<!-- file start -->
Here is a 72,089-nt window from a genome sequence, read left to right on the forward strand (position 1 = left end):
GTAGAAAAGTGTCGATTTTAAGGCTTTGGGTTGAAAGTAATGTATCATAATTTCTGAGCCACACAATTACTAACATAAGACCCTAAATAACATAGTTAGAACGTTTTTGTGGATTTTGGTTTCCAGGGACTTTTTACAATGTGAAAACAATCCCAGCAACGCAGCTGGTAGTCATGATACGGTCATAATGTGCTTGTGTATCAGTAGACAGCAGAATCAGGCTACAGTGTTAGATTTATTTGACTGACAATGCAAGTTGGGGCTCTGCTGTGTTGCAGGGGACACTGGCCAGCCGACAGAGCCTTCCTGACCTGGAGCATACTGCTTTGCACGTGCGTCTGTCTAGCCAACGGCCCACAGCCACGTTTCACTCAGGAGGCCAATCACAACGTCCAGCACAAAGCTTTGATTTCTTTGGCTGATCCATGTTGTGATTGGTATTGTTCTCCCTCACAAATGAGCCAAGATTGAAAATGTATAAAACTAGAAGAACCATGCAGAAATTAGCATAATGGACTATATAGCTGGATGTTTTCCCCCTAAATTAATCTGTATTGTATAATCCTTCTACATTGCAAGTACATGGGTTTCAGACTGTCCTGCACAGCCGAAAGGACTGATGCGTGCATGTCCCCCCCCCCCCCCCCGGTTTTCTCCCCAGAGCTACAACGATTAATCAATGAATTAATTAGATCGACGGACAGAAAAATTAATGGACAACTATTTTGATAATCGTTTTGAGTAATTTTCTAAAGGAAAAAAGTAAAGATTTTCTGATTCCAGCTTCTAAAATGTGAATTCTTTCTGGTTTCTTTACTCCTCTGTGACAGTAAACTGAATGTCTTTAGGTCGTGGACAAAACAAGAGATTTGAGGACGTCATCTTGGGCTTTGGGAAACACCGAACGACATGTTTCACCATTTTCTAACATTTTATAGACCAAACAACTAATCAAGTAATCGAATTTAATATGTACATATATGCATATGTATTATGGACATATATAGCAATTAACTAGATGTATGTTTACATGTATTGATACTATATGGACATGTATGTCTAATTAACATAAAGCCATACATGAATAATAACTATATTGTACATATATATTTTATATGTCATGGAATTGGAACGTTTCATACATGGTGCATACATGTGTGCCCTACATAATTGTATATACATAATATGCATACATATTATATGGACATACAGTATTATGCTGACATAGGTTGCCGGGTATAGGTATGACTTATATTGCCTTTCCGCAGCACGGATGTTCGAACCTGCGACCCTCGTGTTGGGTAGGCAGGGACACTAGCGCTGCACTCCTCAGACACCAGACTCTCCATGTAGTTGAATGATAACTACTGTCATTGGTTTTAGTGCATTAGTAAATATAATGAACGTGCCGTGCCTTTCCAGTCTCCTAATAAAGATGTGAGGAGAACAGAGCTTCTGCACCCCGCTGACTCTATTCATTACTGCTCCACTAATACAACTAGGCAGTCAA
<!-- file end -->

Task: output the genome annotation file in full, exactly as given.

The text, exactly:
Here is a 72,089-nt window from a genome sequence, read left to right on the forward strand (position 1 = left end):
GTAGAAAAGTGTCGATTTTAAGGCTTTGGGTTGAAAGTAATGTATCATAATTTCTGAGCCACACAATTACTAACATAAGACCCTAAATAACATAGTTAGAACGTTTTTGTGGATTTTGGTTTCCAGGGACTTTTTACAATGTGAAAACAATCCCAGCAACGCAGCTGGTAGTCATGATACGGTCATAATGTGCTTGTGTATCAGTAGACAGCAGAATCAGGCTACAGTGTTAGATTTATTTGACTGACAATGCAAGTTGGGGCTCTGCTGTGTTGCAGGGGACACTGGCCAGCCGACAGAGCCTTCCTGACCTGGAGCATACTGCTTTGCACGTGCGTCTGTCTAGCCAACGGCCCACAGCCACGTTTCACTCAGGAGGCCAATCACAACGTCCAGCACAAAGCTTTGATTTCTTTGGCTGATCCATGTTGTGATTGGTATTGTTCTCCCTCACAAATGAGCCAAGATTGAAAATGTATAAAACTAGAAGAACCATGCAGAAATTAGCATAATGGACTATATAGCTGGATGTTTTCCCCCTAAATTAATCTGTATTGTATAATCCTTCTACATTGCAAGTACATGGGTTTCAGACTGTCCTGCACAGCCGAAAGGACTGATGCGTGCATGTCCCCCCCCCCCCCCCCGGTTTTCTCCCCAGAGCTACAACGATTAATCAATGAATTAATTAGATCGACGGACAGAAAAATTAATGGACAACTATTTTGATAATCGTTTTGAGTAATTTTCTAAAGGAAAAAAGTAAAGATTTTCTGATTCCAGCTTCTAAAATGTGAATTCTTTCTGGTTTCTTTACTCCTCTGTGACAGTAAACTGAATGTCTTTAGGTCGTGGACAAAACAAGAGATTTGAGGACGTCATCTTGGGCTTTGGGAAACACCGAACGACATGTTTCACCATTTTCTAACATTTTATAGACCAAACAACTAATCAAGTAATCGAATTTAATATGTACATATATGCATATGTATTATGGACATATATAGCAATTAACTAGATGTATGTTTACATGTATTGATACTATATGGACATGTATGTCTAATTAACATAAAGCCATACATGAATAATAACTATATTGTACATATATATTTTATATGTCATGGAATTGGAACGTTTCATACATGGTGCATACATGTGTGCCCTACATAATTGTATATACATAATATGCATACATATTATATGGACATACAGTATTATGCTGACATAGGTTGCCGGGTATAGGTATGACTTATATTGCCTTTCCGCAGCACGGATGTTCGAACCTGCGACCCTCGTGTTGGGTAGGCAGGGACACTAGCGCTGCACTCCTCAGACACCAGACTCTCCATGTAGTTGAATGATAACTACTGTCATTGGTTTTAGTGCATTAGTAAATATAATGAACGTGCCGTGCCTTTCCAGTCTCCTAATAAAGATGTGAGGAGAACAGAGCTTCTGCACCCCGCTGACTCTATTCATTACTGCTCCACTAATACAACTAGGCAGTCAA